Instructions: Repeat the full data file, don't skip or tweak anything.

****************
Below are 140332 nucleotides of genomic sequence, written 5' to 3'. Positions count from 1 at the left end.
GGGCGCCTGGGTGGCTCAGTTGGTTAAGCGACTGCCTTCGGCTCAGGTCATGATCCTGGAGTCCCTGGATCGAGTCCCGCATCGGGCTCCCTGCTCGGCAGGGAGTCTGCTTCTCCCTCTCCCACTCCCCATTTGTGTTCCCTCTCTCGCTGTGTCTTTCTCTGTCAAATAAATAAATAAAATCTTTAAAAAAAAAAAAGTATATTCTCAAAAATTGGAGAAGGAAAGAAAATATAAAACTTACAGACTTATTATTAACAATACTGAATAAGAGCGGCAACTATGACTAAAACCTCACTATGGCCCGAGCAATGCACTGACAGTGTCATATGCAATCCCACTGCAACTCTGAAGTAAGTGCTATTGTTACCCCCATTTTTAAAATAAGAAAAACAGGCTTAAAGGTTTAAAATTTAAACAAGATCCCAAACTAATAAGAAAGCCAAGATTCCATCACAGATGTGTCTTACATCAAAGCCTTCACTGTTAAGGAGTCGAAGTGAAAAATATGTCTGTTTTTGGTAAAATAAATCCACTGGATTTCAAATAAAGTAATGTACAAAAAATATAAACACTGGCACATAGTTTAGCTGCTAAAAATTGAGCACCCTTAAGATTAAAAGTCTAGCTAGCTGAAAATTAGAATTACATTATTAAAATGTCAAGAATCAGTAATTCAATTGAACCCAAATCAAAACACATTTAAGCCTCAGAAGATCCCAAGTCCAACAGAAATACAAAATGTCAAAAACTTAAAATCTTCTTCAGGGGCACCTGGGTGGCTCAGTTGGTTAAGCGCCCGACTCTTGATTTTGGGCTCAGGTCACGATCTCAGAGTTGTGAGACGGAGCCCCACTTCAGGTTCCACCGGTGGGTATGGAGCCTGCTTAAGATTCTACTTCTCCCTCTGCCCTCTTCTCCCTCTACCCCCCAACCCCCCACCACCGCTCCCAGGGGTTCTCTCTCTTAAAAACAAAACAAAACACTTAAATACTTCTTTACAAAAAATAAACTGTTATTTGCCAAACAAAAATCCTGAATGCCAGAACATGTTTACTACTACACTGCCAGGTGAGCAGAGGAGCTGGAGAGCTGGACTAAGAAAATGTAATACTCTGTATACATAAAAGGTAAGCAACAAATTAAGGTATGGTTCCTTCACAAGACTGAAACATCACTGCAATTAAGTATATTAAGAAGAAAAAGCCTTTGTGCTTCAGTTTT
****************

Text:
Below are 140332 nucleotides of genomic sequence, written 5' to 3'. Positions count from 1 at the left end.
GGGCGCCTGGGTGGCTCAGTTGGTTAAGCGACTGCCTTCGGCTCAGGTCATGATCCTGGAGTCCCTGGATCGAGTCCCGCATCGGGCTCCCTGCTCGGCAGGGAGTCTGCTTCTCCCTCTCCCACTCCCCATTTGTGTTCCCTCTCTCGCTGTGTCTTTCTCTGTCAAATAAATAAATAAAATCTTTAAAAAAAAAAAAGTATATTCTCAAAAATTGGAGAAGGAAAGAAAATATAAAACTTACAGACTTATTATTAACAATACTGAATAAGAGCGGCAACTATGACTAAAACCTCACTATGGCCCGAGCAATGCACTGACAGTGTCATATGCAATCCCACTGCAACTCTGAAGTAAGTGCTATTGTTACCCCCATTTTTAAAATAAGAAAAACAGGCTTAAAGGTTTAAAATTTAAACAAGATCCCAAACTAATAAGAAAGCCAAGATTCCATCACAGATGTGTCTTACATCAAAGCCTTCACTGTTAAGGAGTCGAAGTGAAAAATATGTCTGTTTTTGGTAAAATAAATCCACTGGATTTCAAATAAAGTAATGTACAAAAAATATAAACACTGGCACATAGTTTAGCTGCTAAAAATTGAGCACCCTTAAGATTAAAAGTCTAGCTAGCTGAAAATTAGAATTACATTATTAAAATGTCAAGAATCAGTAATTCAATTGAACCCAAATCAAAACACATTTAAGCCTCAGAAGATCCCAAGTCCAACAGAAATACAAAATGTCAAAAACTTAAAATCTTCTTCAGGGGCACCTGGGTGGCTCAGTTGGTTAAGCGCCCGACTCTTGATTTTGGGCTCAGGTCACGATCTCAGAGTTGTGAGACGGAGCCCCACTTCAGGTTCCACCGGTGGGTATGGAGCCTGCTTAAGATTCTACTTCTCCCTCTGCCCTCTTCTCCCTCTACCCCCCAACCCCCCACCACCGCTCCCAGGGGTTCTCTCTCTTAAAAACAAAACAAAACACTTAAATACTTCTTTACAAAAAATAAACTGTTATTTGCCAAACAAAAATCCTGAATGCCAGAACATGTTTACTACTACACTGCCAGGTGAGCAGAGGAGCTGGAGAGCTGGACTAAGAAAATGTAATACTCTGTATACATAAAAGGTAAGCAACAAATTAAGGTATGGTTCCTTCACAAGACTGAAACATCACTGCAATTAAGTATATTAAGAAGAAAAAGCCTTTGTGCTTCAGTTTT